The next morning King Charles I. was haled by a strong guard before the high court which was to judge him. All London was crowding to the doors of the house. The throng was terrific, and it was not till after much pushing and some fighting that our friends reached their destination. When they did so they found the three lower rows of benches already occupied; but being anxious not to be too conspicuous, all, with the exception of Porthos, who had a fancy to display his red doublet, were quite satisfied with their places, the more so as chance had brought them to the centre of their row, so that they were exactly opposite the arm-chair prepared for the royal prisoner.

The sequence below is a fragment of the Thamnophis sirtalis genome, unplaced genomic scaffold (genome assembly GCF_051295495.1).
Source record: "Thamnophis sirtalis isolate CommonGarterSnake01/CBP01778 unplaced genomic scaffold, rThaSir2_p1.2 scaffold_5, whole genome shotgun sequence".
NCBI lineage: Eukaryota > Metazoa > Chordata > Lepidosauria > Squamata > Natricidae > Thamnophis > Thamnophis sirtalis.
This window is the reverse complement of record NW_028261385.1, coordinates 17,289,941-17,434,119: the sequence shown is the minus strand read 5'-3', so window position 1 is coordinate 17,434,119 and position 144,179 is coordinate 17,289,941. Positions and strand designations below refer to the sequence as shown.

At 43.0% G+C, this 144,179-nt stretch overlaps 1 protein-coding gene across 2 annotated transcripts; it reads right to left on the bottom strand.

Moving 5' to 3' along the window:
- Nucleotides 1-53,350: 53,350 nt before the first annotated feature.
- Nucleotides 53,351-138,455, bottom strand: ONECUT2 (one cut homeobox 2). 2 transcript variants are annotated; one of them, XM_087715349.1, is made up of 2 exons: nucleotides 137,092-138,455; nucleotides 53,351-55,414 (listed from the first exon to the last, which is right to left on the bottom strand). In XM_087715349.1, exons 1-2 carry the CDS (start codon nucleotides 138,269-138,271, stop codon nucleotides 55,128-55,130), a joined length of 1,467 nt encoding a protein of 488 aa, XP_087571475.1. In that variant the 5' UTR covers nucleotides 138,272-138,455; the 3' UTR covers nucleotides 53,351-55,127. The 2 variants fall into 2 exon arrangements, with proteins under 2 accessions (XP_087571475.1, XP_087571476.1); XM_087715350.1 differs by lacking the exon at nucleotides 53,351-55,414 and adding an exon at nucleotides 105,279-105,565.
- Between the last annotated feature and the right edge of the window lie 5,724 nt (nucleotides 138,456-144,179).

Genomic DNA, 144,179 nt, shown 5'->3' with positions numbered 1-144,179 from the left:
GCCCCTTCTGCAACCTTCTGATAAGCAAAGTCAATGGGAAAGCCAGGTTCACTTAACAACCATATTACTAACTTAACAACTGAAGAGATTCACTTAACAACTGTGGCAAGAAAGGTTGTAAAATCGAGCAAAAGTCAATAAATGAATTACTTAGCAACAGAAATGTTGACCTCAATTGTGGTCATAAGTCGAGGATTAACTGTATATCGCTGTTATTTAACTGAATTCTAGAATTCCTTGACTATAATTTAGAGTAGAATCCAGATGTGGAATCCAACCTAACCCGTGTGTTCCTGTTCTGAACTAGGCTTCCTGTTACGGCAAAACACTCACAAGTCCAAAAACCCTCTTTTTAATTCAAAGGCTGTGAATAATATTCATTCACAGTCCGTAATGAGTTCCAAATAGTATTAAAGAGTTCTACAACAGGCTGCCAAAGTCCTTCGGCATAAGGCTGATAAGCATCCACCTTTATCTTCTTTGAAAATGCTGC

Toward eleven o’clock the king entered the hall, surrounded by guards, but wearing his